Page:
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Privacy: The Frog Boils, Slowly

By - August 12, 2008

This article strikes me as another slow drumbeat on an issue that has to be both frustrating and impossible to own for Google. The headline: “Some Web Firms Say They Track Behavior Without Explicit Consent” implies ulterior motives and wrongdoing. In fact, it’s standard operating procedure for companies who run ad networks, and has been for a very long time. However, now that the guv’mint is involved, SOP is no longer AOK. The lede:

Several Internet and broadband companies have acknowledged using targeted-advertising technology without explicitly informing customers, according to letters released yesterday by the House Energy and Commerce Committee.

The kicker:

And Google, the leading online advertiser, stated that it has begun using Internet tracking technology that enables it to more precisely follow Web-surfing behavior across affiliated sites.

Or, put another way, Google bought DoubleClick, and DoubleClick uses tracking cookies. Yawn, right? Except….the rest of the world is catching on to the Database of Intentions, and the dialog as to what it means is just getting under way. The heat is being turned up, slowly but surely, and Google has to be careful to not be seen as the water in a boiling frog syndrome.

Here are the documents from the House Committee investigating online data practices.

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Google-Viacom Suit Gets Interesting

By - July 04, 2008

The ruling yesterday on the merits of Viacom’s data requests is worthy of review. Ars has more here. I am preparing for a vacation and can’t elaborate, but trust me on this one…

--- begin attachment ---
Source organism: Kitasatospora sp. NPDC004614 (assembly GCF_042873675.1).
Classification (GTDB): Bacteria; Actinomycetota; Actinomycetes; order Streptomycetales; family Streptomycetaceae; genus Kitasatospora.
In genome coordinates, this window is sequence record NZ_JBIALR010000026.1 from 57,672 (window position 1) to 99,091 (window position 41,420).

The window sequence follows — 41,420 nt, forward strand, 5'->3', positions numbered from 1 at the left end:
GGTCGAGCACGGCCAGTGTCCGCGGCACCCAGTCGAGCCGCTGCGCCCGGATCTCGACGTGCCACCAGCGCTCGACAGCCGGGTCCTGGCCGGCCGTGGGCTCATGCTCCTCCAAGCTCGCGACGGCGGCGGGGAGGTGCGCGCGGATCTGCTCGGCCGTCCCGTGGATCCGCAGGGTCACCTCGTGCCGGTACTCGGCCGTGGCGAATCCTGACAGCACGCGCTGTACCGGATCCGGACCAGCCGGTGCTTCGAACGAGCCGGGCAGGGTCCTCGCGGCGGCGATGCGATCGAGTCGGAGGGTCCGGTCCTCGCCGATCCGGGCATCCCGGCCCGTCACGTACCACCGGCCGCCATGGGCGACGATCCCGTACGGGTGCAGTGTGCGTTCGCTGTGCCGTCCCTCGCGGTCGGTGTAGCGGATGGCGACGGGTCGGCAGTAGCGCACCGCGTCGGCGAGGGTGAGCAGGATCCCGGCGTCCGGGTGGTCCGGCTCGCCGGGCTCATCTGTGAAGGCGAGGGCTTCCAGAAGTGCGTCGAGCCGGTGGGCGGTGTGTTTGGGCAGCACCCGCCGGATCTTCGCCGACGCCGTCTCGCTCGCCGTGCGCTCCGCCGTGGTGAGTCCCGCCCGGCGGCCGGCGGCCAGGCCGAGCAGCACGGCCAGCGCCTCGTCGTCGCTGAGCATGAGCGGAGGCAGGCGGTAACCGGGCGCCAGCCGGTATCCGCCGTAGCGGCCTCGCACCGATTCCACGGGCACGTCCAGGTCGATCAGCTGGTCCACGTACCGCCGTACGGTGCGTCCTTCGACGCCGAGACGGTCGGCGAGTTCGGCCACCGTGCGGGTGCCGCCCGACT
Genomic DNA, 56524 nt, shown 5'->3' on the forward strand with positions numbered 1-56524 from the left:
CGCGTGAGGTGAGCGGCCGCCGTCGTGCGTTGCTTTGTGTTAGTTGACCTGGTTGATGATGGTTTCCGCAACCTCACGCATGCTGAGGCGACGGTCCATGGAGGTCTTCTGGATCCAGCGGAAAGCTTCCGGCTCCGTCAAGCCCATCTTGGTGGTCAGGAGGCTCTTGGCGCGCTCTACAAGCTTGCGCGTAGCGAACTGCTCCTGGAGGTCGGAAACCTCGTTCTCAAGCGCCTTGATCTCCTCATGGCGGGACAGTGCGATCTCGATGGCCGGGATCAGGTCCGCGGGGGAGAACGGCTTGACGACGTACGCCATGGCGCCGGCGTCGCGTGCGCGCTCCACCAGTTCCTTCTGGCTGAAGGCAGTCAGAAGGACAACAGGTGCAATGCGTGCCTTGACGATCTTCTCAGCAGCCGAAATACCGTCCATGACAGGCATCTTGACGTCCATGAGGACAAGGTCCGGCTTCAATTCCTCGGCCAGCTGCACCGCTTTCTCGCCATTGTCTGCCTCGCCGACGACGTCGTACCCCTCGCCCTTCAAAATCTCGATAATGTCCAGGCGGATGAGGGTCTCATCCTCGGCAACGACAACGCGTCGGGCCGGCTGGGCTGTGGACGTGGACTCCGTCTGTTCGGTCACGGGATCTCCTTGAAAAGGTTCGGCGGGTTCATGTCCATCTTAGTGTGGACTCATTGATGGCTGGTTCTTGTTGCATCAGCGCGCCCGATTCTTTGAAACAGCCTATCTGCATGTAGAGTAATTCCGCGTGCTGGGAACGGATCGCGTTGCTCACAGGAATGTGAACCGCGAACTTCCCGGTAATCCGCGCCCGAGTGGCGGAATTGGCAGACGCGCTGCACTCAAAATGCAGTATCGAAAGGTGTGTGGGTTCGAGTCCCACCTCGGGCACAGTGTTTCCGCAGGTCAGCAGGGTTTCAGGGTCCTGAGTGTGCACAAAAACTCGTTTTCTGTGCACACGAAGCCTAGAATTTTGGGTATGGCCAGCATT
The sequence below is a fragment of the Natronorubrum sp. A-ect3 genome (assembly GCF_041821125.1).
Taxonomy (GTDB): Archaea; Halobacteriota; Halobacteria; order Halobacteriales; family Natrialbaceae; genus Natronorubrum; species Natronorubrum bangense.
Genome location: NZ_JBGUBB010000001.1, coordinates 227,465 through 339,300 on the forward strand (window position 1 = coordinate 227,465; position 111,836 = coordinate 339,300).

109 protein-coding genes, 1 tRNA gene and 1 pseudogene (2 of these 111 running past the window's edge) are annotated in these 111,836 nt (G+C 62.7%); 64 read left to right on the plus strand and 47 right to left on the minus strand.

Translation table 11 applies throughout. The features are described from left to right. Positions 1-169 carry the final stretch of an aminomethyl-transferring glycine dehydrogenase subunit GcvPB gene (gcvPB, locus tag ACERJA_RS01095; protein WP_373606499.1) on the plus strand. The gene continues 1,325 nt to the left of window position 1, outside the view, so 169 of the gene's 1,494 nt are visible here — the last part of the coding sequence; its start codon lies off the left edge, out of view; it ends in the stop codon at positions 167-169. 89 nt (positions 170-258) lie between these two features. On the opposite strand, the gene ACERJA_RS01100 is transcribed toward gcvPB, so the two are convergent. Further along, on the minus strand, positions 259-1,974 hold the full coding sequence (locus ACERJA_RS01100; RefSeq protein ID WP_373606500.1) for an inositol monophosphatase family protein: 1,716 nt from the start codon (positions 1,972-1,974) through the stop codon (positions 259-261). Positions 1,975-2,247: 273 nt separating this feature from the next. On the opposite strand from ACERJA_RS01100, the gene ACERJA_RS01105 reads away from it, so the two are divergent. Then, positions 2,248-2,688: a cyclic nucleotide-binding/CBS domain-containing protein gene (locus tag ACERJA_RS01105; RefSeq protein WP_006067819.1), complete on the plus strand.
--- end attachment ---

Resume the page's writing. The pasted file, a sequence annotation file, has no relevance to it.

Flash Is Searchable

By - June 30, 2008

This is a Big Deal. Now, I want to know: how will Flash files be ranked? Any ideas? Adobe is a major competitor to Microsoft in this front. How will Microsoft make Silverlight searchable? And will Google index all both equally? (My take: Oh yes it will. If it does not, that spells trouble in any congressional hearing…)

What Are Community Standards?

By - June 24, 2008

Is it what people say they value publicly, or what they search for in the privacy of their home? Man, that’s a tricky one.



In the trial of a pornographic Web site operator, the defense plans to show that residents of Pensacola are more likely to use Google to search for terms like “orgy” than for “apple pie” or “watermelon.” The publicly accessible data is vague in that it does not specify how many people are searching for the terms, just their relative popularity over time. But the defense lawyer, Lawrence Walters, is arguing that the evidence is sufficient to demonstrate that interest in the sexual subjects exceeds that of more mainstream topics — and that by extension, the sexual material distributed by his client is not outside the norm.

Hearings Slated, an Industry Tenses

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Members of Congress yesterday announced another hearing into the Google-Yahoo deal, as well as a deal between NebuAd and Charter that tracks searches at the ISP level. Watch this space. There are five hearings so far plus a Justice department inquiry. From Ad Age: